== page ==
Caretaking Rivers for the Community

Subject NRMT90031 (2016)

Note: This is an archived Handbook entry from 2016.

Credit Points: 12.5
Level: 9 (Graduate/Postgraduate)
Dates & Locations:

This subject has the following teaching availabilities in 2016:

Semester 1, Hawthorn - Taught on campus.
Pre-teaching Period Start not applicable
Teaching Period 29-Feb-2016 to 29-May-2016
Assessment Period End 24-Jun-2016
Last date to Self-Enrol 11-Mar-2016
Census Date 31-Mar-2016
Last date to Withdraw without fail 06-May-2016

Combination of remote learning and lectures, tutorials, practicals and projects

Timetable can be viewed here. For information about these dates, click here.
Time Commitment: Contact Hours: 40 hours contact including fieldwork
Total Time Commitment:

Estimated total time commitment of 170 hours.


To enrol in this subject, you must be admitted in the Graduate Certificate in Catchment and Waterway Management (GC-CWMGT) or the Graduate Certificate in River Health Management (N17AA). This subject is not available for students admitted in any other courses.

Corequisites: None
Recommended Background Knowledge: None
Non Allowed Subjects: None
Core Participation Requirements:

For the purposes of considering requests for Reasonable Adjustments under the Disability Standards for Education (Commonwealth 2005), and Students Experiencing Academic Disadvantage Policy, academic requirements for this subject are articulated in the Subject Overview, Objectives, Assessment and Generic Skills sections of this entry.

It is University policy to take all reasonable steps to minimise the impact of disability upon academic study, and reasonable adjustments will be made to enhance a student's participation in the University's programs. Students who feel their disability may impact on meeting the requirements of this course are encouraged to discuss this matter with the Student Equity and Disability Support Team:


Assoc Prof Brian Finlayson


To make an enquiry or request more information please contact

Claudine Evans, Program Coordinator

T: +61 3 9810 3348


Subject Overview:

This subject is concerned with demonstrating how catchment management projects are integrated into catchment management programs to achieve multiple outcomes across multiple sites. It demonstrates how the "Principles of Natural Resources Management" apply to the design of river health and water resources protection programs. The content will focus on medium term outcomes at a sub-catchment or reach scale. Subject material will consider programs for:

  • stakeholder involvement,
  • erosion management,
  • riparian management,
  • habitat restoration,
  • managing drainage schemes,
  • managing the environmental water reserve, and
  • floodplain management.

The subject addresses the acquisition of the data and the knowledge to formulate activity and monitoring programs using integrated assessment and prediction tools and risk-based approaches.

The structured remote learning component reviews obligations under compliance and statutory requirements and guides students toward familiarity with various tools to assist in program development. Students also work remotely on their project which for this subject will involve broadening their previous work to build a comprehensive program to manage a catchment issue. The four day intensive face to face session focuses on building and using the skills needed to develop effective catchment management programs including:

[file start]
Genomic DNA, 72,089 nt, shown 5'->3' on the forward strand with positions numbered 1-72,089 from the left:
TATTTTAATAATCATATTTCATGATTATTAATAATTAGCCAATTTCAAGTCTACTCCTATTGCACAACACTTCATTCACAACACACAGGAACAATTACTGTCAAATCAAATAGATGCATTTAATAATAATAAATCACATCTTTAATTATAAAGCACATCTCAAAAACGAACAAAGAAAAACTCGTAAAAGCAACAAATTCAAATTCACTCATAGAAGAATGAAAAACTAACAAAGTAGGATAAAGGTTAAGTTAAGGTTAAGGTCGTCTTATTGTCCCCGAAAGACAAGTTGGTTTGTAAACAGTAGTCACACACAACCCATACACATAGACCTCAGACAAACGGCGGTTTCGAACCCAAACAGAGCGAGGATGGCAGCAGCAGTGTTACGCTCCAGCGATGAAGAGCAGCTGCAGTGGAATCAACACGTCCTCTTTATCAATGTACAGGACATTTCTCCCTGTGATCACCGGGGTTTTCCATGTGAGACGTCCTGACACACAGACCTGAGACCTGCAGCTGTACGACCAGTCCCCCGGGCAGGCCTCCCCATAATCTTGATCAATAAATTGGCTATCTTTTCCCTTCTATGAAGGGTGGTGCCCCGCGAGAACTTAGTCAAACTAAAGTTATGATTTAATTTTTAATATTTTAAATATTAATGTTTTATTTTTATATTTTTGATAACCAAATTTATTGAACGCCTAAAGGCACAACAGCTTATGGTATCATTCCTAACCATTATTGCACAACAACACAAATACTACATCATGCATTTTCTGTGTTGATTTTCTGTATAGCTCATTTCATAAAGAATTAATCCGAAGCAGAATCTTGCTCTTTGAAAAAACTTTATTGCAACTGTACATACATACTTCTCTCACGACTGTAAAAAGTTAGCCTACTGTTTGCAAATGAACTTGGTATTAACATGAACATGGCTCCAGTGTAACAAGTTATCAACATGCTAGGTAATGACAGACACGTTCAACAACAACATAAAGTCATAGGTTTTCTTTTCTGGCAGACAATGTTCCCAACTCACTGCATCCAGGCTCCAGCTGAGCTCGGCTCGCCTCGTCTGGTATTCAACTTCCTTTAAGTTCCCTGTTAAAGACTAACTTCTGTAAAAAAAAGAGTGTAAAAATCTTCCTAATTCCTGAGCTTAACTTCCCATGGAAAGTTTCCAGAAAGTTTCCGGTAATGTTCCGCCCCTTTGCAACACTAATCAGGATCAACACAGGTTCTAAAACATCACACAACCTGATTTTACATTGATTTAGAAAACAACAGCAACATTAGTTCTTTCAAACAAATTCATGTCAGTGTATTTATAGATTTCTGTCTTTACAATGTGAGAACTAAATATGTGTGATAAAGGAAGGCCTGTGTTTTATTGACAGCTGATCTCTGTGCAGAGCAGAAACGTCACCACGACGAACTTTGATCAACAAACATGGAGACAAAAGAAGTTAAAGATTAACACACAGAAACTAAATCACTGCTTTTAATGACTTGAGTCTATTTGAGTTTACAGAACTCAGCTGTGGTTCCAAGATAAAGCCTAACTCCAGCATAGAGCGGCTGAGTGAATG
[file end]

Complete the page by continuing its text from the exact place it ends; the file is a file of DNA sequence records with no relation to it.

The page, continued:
• risk and risk assessment,
  • communication,
  • social issues and community involvement,
  • using "toolkit" products,
  • knowledge management and corporate memory, and
  • program evaluation.

There is also a presentation dealing with program implementation how to get the program off the bookshelf and on to the ground.

Learning Outcomes:

On the successful completion of this subject students will:
• be able to recognise the interdependence of activities and integrate them into effective programs;
• understand how the seven natural resource management principles are served by combining projects into programs;
• be confident in building and applying knowledge in practical settings to think and plan strategically;
• be able to articulate their knowledge to interact effectively with stakeholders;
• optimise programs using risk based approaches and triple bottom line concepts; and
• understand the requirements for meaningful monitoring and assessment of program outcomes.

  • Participation in remote learning forums by providing online contributions to discussion points (5 percent)

  • Participation in the reflective diary requirement by online contribution (500 words total) (5 percent)

  • A one hour written test on remote learning material (20 percent)

  • Tutorial exercises, assignments and short tests during intensive (equivalent to a 1,000 word assignment) (20 percent)

  • Individual project report(s) equivalent to a 4,000 word assignment (50 percent)

Students will be required on commencement of the subject to sign a statement (in hard copy) that they undertake that all work submitted will be their own, that they understand they may be required to take an examination in the subject if there is any doubt as to the authenticity of their assessed work, and that they understand plagiarism and/or collusion are the basis for disciplinary action.

Prescribed Texts:

A study guide and a book of readings is provided to students.

Breadth Options:

This subject is not available as a breadth subject.

Fees Information: Subject EFTSL, Level, Discipline & Census Date
Links to further information:
Related Course(s): Graduate Certificate in Catchment and Waterway Management

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